Ebola Response

CHAL Distributes Medical Supplies to Southeastern Liberia

In order to help control the spread of Ebola amongst the local population, the Christian Health Association of Liberia (CHAL) in collaboration with partners received and distributed assorted medical supplies to southeastern Liberia.

The supplies included Personal Protective Equipment (PPE), including gowns, gloves, goggles, sprayer, large buckets and rain boots amongst others. These supplies are intended to combat the deadly Ebola virus that has killed over one thousand, eighty nine people in Liberia and still counting.

The medical supplies worth over twenty five thousand United States Dollars (US$25,000) and were distributed to over twelve (12) health facilities in Grand Bassa, Rivercess & Sinoe counties. Other counties covered included Grand Kru, Maryland, Rivergee & Grand Gedeh. Funding and materials for the training and medical supplies were provided by DIFAEM- Germany.

It was observed that CHAL is the first NGO since the outbreak of Ebola in the country to provide training and medical supplies to health facilities in the Southeast of Liberia. The demands of the Ebola outbreak have completely outstripped the Liberian government’s capacity to respond especially to counties in the southeast. This is evidenced of the fact that National Government is yet to provide training to Health Care Providers and sufficient medical supplies to counties in the southeast including Rivercess, Sinoe, and Grand Kru. Others are Rivergee, Maryland and Grand Gedeh.

It is worth noting that nearly all the health facilities in the southeast remain open but lack the necessary protective gears and drugs to respond to other common illnesses and this sometimes lead to those persons dying in the presence of health workers. This situation is astonishing and when the person dies, health workers are eager to know the cause of death by examining the dead and this takes days to the dismay of family members who feel that if medical attention was provided prior to death, their relative/s might have survived.

This situation points to the fact that health care providers are afraid of the deadly Ebola virus because they are unprotected. As we speak, over seven dozens of health care workers have died in Liberia alone. Are we going to leave other illnesses untreated as the result of the Ebola virus?

CHAL also trained over 77 health Care Providers in the proper use of the PPE and preventive measures. The day long training and distribution was graced by Grand Bassa County Representative Gabriel Smith and Sinoe County Development Superintendent Romeo Quieh. CHAL District Supervisors in these counties are involved in hygiene promotion and awareness on proper hand washing, the avoidance of killing and eating monkey, bat/ bush meat in an attempt to educate and sensitize the population on the dos and donts of Ebola virus.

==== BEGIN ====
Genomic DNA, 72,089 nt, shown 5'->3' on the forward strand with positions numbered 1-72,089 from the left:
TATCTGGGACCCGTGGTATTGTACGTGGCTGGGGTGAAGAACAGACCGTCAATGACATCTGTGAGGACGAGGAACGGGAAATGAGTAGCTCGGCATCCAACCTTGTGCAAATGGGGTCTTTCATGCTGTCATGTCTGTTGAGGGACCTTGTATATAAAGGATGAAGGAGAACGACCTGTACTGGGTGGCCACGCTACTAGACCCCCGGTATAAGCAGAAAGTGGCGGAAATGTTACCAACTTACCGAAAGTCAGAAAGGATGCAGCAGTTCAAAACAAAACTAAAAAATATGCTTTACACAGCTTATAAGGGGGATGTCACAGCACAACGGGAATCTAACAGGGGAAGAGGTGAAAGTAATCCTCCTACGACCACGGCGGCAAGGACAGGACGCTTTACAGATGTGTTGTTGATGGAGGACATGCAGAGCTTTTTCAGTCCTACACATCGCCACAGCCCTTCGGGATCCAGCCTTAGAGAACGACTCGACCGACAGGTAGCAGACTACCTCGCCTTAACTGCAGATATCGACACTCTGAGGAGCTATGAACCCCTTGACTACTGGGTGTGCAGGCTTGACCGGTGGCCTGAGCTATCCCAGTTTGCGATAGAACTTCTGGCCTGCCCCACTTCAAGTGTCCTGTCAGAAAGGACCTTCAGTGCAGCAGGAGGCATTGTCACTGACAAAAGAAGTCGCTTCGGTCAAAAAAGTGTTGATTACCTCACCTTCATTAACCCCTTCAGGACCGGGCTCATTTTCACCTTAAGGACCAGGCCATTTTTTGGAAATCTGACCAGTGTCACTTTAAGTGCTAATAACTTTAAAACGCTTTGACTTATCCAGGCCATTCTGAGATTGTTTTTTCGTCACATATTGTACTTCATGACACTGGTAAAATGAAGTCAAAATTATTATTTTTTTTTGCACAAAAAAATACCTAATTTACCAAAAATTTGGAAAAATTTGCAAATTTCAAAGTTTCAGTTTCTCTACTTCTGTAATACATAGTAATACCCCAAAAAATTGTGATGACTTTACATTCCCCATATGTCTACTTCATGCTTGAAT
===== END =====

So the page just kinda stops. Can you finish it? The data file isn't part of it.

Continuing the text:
Specifically, in Youbor Town, Konobo District in Grand Gedeh County, District Supervisors and their Field Officer were instrumental in explaining to the locals in their vernacular the danger of Ebola and how they can protect themselves against the killer disease. Tenneh Wesseh, a physically challenged mother of two children informed CHAL that since the virus Ebola hit Liberia, this is first of its kind for a local NGO to visit their town educating them on preventive measures. She admonished CHAL to continue in the fight against Ebola.

Our ten days tour ( 30 August – 8 September 2014) established that there is one ambulance in each of the counties which is not enough to cater to the growing population especially during these times of national health crisis. It is important to note that there is no testing center in the entire southeast thus making the fight against Ebola difficult.
Specimens from suspected Ebola patients in the southeast are taken to Monrovia and this takes weeks before results are disclosed. According to World Health Organization (WHO) about half of the region’s 3,500 Ebola cases are in Liberia, and nearly all of Liberia’s counties have confirmed cases of the deadly virus. The fatality rate in Liberia is amongst the highest at 58 percent, WHO disclosed.


If Ebola is to be eradicated, we emphasize with urgency and seriousness that government needs to do more in the fight especially by providing the necessary protective gears, medical supplies and by providing motivational package for Health Care Providers

More awareness is needed especially using media coverage and translating these messages to the various vernaculars through spot recordings on the local community radio stations and dramas

Ebola has ruined Liberia’s economy as there is no prize control and business people are using the situation to exploit the citizenry especially in rural Liberia, and there is the need for National Government to reduce the prizes on basic commodities like gasoline, transportation, and food items

The establishment of a testing and holding center in the southeast will be very helpful to the fight against Ebola